Journal Article

Rubiscolytics: fate of Rubisco after its enzymatic function in a cell is terminated

Urs Feller, Iwona Anders and Tadahiko Mae

in Journal of Experimental Botany

Published on behalf of Society for Experimental Biology

Volume 59, issue 7, pages 1615-1624
Published in print May 2008 | ISSN: 0022-0957
Published online November 2007 | e-ISSN: 1460-2431 | DOI:
Rubiscolytics: fate of Rubisco after its enzymatic function in a cell is terminated

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Ribulose-1,5-bisphosphate carboxylase/oxygenase (Rubisco) is the predominant protein in photosynthesizing plant parts and the most abundant protein on earth. Amino acids deriving from its net degradation during senescence are transported to sinks (e.g. developing leaves, fruits). Rubisco catabolism is not controlled only by the overall sink demand. An accumulation of carbohydrates may also accelerate senescence and Rubisco degradation under certain conditions. Amino acids produced by proteolysis are rapidly redistributed in plants with proper source–sink relationships. In leaves of wheat plants with reduced sink capacity (e.g. sink removal, phloem interruption by steam girdling at the leaf base), Rubisco is degraded and free amino acids accumulate. They may be washed out in the rain during late senescence. In leaves of depodded soybeans, Rubisco is degraded and amino acids can be reutilized in these leaves for the synthesis of special vacuolar proteins in the paraveinal mesophyll (vegetative storage proteins). Nitrogen deriving from Rubisco degradation in older (senescing) leaves of annual crops is integrated to some extent again in newly synthesized Rubisco in younger leaves or photosynthesizing tissues of fruits. Finally, a high percentage of this nitrogen is accumulated in protein bodies (storage proteins). At the subcellular level, Rubisco can be degraded in intact chloroplasts. Reactive oxygen species may directly cleave the large subunit or modify it to become more susceptible to proteolysis. A metalloendopeptidase may play an important role in Rubisco degradation within intact chloroplasts. Additionally, the involvement of vacuolar endopeptidase(s) in Rubisco catabolism (at least under certain conditions) was postulated by various laboratories.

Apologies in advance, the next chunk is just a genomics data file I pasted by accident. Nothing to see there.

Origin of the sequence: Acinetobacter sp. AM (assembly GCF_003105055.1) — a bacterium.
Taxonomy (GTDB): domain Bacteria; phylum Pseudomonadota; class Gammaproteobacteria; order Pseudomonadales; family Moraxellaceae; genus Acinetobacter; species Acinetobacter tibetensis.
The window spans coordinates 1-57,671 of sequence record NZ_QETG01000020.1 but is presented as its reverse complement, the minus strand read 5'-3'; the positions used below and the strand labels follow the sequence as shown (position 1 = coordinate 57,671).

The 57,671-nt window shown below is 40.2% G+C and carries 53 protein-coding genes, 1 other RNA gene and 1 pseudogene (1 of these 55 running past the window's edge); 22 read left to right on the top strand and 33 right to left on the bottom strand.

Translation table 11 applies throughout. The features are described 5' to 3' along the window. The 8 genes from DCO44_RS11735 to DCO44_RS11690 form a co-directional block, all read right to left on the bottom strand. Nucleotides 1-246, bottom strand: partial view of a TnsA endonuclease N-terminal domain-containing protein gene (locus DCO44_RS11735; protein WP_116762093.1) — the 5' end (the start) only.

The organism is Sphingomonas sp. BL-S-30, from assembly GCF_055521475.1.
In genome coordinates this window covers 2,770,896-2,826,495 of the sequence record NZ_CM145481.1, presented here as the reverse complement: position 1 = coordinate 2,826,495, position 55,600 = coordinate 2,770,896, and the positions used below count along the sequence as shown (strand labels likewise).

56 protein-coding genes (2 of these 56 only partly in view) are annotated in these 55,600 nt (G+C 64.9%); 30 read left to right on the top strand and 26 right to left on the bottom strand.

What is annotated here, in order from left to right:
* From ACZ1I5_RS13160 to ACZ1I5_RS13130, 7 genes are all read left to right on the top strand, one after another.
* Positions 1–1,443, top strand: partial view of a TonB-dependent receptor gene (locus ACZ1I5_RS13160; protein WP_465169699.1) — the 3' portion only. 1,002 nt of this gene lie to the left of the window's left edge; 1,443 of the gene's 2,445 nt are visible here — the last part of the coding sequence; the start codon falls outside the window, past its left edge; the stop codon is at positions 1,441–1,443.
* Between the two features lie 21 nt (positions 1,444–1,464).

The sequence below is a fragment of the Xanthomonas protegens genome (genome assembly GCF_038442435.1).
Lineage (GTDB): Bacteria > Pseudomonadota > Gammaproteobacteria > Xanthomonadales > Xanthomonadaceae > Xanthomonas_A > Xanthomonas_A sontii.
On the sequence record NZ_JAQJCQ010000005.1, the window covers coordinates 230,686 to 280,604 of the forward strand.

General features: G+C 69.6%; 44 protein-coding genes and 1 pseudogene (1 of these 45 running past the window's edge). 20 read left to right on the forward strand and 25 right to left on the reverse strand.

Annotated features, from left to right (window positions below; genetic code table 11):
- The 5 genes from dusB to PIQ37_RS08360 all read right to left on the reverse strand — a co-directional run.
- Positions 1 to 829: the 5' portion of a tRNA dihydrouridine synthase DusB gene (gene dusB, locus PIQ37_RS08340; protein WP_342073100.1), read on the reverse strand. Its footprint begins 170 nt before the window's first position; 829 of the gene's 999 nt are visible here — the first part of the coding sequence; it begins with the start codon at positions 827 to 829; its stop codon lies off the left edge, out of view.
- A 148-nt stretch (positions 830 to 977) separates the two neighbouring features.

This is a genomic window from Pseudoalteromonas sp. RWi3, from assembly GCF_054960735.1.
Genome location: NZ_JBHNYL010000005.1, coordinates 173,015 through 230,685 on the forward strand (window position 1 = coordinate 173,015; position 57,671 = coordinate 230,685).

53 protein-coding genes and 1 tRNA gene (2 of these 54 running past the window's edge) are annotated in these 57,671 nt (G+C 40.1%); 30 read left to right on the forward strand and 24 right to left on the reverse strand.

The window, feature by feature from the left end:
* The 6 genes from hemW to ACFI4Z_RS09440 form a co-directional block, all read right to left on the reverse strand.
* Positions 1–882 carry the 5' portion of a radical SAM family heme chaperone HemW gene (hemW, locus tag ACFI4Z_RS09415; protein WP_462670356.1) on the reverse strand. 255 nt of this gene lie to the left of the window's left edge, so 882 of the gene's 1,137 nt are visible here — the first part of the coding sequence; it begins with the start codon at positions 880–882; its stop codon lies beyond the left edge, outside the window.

Keywords: Chloroplast; endopeptidase; nitrogen remobilization; phloem transport; proteolysis; Rubisco; stress; vacuole

Journal Article.  5872 words.  Illustrated.

Subjects: Plant Sciences and Forestry

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